Election authority reverses resolution criticized by pollsters

Peru’s National Elections Board (JNE) has reversed a contentious resolution that would have required polling firms to remove anonymity of those surveyed, daily El Comercio reported.

The regulation would have required polling firms to disclose the name, telephone number and address, as well as national identification (DNI), of each of the people they survey.  The Peruvian Association of Market Investigation Companies (Apeim), said the rule would effectively shut down polling because not only would it be impractical for pollsters but the public would no longer be willing to give their opinion.

JNE president Hugo Sivina said the reversal was made after they “considered the facts, the pros and the cons.”   Only hours earlier, one of the JNE members, Greta Minaya, said they would not go back on their decision nor yield to pressure, and that the regulation was backed by most presidential candidates and the general public.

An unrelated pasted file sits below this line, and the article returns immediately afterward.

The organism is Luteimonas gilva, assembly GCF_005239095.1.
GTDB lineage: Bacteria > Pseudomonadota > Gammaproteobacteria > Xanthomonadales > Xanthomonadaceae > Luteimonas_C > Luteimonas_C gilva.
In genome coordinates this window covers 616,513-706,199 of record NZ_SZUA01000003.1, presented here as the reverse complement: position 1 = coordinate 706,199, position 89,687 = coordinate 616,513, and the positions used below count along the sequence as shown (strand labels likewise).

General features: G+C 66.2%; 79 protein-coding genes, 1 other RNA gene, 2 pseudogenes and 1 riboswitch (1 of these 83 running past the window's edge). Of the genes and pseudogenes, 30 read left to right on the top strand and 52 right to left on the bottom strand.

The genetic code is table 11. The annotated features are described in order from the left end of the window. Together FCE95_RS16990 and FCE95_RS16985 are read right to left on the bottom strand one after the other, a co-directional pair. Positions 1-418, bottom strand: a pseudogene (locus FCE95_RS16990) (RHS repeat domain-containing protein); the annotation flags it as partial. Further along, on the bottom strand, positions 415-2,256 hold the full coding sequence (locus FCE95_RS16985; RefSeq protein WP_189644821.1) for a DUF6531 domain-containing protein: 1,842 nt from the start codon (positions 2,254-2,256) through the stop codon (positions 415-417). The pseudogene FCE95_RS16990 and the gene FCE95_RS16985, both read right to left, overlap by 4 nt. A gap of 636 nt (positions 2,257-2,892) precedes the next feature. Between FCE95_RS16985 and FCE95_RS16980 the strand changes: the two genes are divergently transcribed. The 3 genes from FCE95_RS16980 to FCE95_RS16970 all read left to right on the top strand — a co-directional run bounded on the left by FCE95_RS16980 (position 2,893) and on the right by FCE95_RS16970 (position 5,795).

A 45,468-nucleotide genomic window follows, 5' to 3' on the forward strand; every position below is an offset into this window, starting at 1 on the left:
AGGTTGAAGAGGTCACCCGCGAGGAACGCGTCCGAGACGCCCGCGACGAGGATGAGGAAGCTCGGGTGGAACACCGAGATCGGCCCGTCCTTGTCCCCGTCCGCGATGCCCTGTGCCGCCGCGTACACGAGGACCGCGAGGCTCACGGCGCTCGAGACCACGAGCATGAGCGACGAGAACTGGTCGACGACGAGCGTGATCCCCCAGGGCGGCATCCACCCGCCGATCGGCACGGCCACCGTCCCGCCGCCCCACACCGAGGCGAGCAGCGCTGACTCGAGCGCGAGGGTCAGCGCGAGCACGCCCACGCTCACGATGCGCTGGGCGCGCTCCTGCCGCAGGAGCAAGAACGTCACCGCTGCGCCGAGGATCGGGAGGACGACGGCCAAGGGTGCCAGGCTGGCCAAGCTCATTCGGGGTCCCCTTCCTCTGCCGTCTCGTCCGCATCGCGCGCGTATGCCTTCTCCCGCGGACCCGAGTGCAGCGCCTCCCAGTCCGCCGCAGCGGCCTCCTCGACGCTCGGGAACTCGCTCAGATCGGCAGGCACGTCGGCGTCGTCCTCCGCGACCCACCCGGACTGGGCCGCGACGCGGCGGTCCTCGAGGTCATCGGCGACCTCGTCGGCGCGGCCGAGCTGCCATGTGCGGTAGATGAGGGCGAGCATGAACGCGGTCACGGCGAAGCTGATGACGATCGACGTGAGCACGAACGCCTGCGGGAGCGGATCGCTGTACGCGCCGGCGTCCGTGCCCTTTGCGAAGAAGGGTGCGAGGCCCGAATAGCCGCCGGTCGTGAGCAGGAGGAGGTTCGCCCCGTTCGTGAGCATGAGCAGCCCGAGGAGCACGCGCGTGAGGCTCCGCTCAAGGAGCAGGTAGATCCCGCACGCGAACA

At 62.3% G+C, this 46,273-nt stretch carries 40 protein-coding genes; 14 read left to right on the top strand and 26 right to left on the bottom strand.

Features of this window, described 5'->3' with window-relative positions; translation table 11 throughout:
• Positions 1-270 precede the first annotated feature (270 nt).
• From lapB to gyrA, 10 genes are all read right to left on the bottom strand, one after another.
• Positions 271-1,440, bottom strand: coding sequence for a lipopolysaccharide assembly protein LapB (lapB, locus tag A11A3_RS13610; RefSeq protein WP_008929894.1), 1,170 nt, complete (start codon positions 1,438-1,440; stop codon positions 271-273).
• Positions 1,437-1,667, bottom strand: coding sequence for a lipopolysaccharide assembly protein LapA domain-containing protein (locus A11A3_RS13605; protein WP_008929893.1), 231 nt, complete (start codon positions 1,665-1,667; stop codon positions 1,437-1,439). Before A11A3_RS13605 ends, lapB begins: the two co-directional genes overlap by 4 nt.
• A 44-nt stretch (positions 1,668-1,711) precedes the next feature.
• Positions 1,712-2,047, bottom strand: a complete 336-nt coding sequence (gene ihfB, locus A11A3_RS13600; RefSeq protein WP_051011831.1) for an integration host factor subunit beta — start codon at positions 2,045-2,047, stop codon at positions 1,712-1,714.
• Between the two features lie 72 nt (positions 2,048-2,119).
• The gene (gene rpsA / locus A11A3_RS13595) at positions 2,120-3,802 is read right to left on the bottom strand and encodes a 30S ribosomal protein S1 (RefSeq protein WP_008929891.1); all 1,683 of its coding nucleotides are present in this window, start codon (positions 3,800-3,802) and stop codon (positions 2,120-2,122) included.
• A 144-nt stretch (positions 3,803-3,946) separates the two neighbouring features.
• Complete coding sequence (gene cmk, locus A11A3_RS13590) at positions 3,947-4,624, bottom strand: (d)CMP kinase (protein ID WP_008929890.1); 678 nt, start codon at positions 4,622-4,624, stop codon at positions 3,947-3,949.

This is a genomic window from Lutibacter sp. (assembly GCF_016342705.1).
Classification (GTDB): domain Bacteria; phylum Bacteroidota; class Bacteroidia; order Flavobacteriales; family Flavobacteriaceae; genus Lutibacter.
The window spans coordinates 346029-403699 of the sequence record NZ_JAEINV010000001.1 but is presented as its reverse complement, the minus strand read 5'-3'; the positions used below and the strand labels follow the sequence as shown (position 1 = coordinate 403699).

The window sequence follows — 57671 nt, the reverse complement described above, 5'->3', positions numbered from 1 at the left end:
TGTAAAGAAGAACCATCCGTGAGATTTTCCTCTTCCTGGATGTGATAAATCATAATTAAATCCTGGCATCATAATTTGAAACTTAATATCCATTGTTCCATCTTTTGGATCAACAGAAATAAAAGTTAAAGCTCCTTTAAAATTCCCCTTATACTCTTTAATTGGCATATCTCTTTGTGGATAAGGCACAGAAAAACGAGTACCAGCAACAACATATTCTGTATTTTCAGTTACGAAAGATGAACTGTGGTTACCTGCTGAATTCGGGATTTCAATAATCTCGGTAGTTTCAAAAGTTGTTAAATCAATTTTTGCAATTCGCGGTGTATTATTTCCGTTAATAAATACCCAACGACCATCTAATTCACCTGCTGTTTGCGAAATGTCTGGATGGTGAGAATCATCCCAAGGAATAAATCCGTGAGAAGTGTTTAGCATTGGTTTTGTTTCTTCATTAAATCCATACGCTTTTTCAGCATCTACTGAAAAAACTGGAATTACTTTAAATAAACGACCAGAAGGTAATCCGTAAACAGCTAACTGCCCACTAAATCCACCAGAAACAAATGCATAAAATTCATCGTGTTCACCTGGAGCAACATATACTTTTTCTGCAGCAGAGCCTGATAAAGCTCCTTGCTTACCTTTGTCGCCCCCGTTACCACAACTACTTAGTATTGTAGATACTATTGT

In fact, the regulation –which meant changing the rules only 55 days before the elections– was harshly criticized not only by polling companies, which said they would stop publishing polling results, but by some of the presidential candidates as well as by legal experts and leading political figures.

Former UN Secretary General Javier Perez de Cuellar said the rule was “unacceptable.”  “No one should be required to identify themselves if they participate in a survey,” he said.

Fritz Du Bois, editor of Peru.21, described the regulation as “blindfolding the electorate” and said that the “gross attempt at censorship” by the JNE was strongly rejected by all parties “except, of course, APRA and Solidaridad.”

Former President Alejandro Toledo, who is currently leading the polls for a second administration, went as far as saying the measure could be a sign of “electoral fraud.” The electoral authority denied any political involvement in its decision to implement the regulation.

Toledo called the reversal a “win for democracy,” adding that pollsters can now continue their work independently.

Congresswoman Keiko Fujimori, who is sitting in second place in polls, also applauded the move.

Meanwhile, former Lima mayor, Luis Castañeda, who had previously been leading the race for Peru’s highest office but is now sitting in third place and who had supported the regulation, said his campaign would support the reversal.

Peru’s presidential election is scheduled for April 10.

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